Wednesday, May 5, 2010

Riverside Park comfort station fated to novice design

As reported by Cristiana P.

Apparently, park "wins" don't come in pairs.

Less than a week after LW! celebrated the community's triumph in successfully pushing back a proposal by the Dept. of Parks and Recreation (DPR) to install bubbles over existing tennis courts in Central Park, our Certificate of Appropriateness (C of A) design review committee testified at the Landmarks Preservation Commission (LPC) on proposed changes to a historic Robert Moses-era building in Riverside Park.  Though our C of A Committee felt strongly that the application did not rise to the standard of design befitting a historic building in a landmarked park and urged the LPC to deny the application, the LPC did ultimately approve it unanimously. 

At Public Hearing of the LPC yesterday, the DPR presented their design for modifications to
the 102nd Street comfort station, located in Riverside Park, a Scenic Landmark.  This joint project with architecture students from Parsons School of Design proposes (1) metal-and-glass infill and (2) the construction of a barrier free access ramp.  Public testimony was presented by the Historic Districts Council and LANDMARK WEST!, both in opposition to the application as presented.  In their testimonies, both groups outlined numerous elements of the design that raised red flags, and provided various suggestions on how the proposal might be improved through further experimentation and exploration.  Manhattan Community Board 7 approved of the design.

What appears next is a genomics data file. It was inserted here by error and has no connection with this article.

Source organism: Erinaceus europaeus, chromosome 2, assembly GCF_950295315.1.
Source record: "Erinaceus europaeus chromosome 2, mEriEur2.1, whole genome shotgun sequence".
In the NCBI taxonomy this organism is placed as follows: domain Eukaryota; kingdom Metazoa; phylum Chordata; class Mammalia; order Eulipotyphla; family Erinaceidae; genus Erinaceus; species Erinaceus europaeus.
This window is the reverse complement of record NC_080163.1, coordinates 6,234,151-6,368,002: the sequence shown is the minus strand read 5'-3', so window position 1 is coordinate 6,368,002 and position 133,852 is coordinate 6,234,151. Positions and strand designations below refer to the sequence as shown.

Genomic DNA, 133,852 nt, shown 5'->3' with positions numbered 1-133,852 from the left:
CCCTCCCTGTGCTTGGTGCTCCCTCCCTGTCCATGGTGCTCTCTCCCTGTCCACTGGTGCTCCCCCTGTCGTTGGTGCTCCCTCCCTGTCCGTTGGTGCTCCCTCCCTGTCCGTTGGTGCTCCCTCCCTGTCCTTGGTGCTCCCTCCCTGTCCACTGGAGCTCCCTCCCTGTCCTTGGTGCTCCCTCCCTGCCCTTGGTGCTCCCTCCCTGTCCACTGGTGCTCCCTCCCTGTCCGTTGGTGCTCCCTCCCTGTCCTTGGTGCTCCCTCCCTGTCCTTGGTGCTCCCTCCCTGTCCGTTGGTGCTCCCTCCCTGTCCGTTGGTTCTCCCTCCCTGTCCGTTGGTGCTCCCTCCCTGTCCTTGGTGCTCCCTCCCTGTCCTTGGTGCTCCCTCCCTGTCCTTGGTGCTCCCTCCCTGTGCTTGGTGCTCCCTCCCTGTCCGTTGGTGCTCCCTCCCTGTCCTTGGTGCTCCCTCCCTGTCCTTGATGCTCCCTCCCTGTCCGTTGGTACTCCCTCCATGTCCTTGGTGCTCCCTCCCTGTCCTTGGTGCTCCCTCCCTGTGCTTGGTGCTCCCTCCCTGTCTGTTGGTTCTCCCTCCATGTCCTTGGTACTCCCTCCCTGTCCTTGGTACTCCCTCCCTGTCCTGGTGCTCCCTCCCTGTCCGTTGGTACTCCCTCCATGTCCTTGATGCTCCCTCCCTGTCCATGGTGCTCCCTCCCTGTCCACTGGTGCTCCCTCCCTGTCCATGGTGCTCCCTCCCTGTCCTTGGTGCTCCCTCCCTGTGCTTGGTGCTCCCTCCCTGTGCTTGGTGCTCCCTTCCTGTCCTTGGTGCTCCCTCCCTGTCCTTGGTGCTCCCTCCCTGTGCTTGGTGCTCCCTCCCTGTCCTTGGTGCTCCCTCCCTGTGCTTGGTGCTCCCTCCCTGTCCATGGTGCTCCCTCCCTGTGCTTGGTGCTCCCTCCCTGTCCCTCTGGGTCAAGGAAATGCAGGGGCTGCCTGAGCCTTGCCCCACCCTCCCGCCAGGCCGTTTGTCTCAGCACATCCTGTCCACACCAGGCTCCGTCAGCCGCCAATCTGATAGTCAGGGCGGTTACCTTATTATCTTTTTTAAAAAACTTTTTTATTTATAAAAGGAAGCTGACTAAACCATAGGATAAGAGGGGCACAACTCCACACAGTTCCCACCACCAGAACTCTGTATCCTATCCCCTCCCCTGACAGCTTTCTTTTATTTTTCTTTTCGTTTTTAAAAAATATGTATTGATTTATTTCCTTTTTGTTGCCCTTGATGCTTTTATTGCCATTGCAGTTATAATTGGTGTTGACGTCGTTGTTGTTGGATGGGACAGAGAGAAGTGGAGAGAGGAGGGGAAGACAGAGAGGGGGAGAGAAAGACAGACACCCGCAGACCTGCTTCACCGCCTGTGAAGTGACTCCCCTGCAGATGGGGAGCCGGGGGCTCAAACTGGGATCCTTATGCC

In response to public testimony, the DPR stated that the 1930s terra-cotta jalousies (window tiles) were off the proverbial table, as reproducing or reintroducing them in any way, the DPR felt, would unnecessarily historicize the building.  

Which brings us to the six Commissioners in attendance and their comments.  One Commissioner-architect declared the 1937, Clinton Lloyd-designed comfort station to be "Moses at his best," and as such, the LPC must "get this right" in regards to the proposed design.  In their collective opinion, the DPR/Parsons design did just that.  The Commissioners expressed minor concerns for the proposed metal infill framing system (aluminum), the physical arrangement of the access ramp, and the terra-cotta jalousies.  Yet, unfortunately, all six Commissioners present approved of the design, with the footnote that the metal infill framing would be minimally tweaked at staff-level in response to concern for their role in the overall infill design.

Top: Proposed metal-and-glass infill design.  Bottom: Proposed design when covered by open-weave metal rolldown security gate.  As presented at LPC Public Review on April 30, 2010.

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